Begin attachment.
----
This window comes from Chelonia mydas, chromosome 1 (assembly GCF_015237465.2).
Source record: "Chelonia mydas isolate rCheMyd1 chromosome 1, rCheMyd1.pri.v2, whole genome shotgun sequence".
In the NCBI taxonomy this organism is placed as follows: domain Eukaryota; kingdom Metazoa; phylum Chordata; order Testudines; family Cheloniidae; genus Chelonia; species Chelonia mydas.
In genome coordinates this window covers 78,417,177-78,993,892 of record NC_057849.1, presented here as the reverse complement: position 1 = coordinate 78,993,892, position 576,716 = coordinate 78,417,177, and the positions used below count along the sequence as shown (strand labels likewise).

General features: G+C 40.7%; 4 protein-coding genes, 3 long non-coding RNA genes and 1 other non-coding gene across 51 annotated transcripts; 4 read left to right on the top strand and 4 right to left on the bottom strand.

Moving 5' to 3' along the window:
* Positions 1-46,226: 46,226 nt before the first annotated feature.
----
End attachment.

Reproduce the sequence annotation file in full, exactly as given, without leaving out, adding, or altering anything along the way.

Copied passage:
This window comes from Chelonia mydas, chromosome 1 (assembly GCF_015237465.2).
Source record: "Chelonia mydas isolate rCheMyd1 chromosome 1, rCheMyd1.pri.v2, whole genome shotgun sequence".
In the NCBI taxonomy this organism is placed as follows: domain Eukaryota; kingdom Metazoa; phylum Chordata; order Testudines; family Cheloniidae; genus Chelonia; species Chelonia mydas.
In genome coordinates this window covers 78,417,177-78,993,892 of record NC_057849.1, presented here as the reverse complement: position 1 = coordinate 78,993,892, position 576,716 = coordinate 78,417,177, and the positions used below count along the sequence as shown (strand labels likewise).

General features: G+C 40.7%; 4 protein-coding genes, 3 long non-coding RNA genes and 1 other non-coding gene across 51 annotated transcripts; 4 read left to right on the top strand and 4 right to left on the bottom strand.

Moving 5' to 3' along the window:
* Positions 1-46,226: 46,226 nt before the first annotated feature.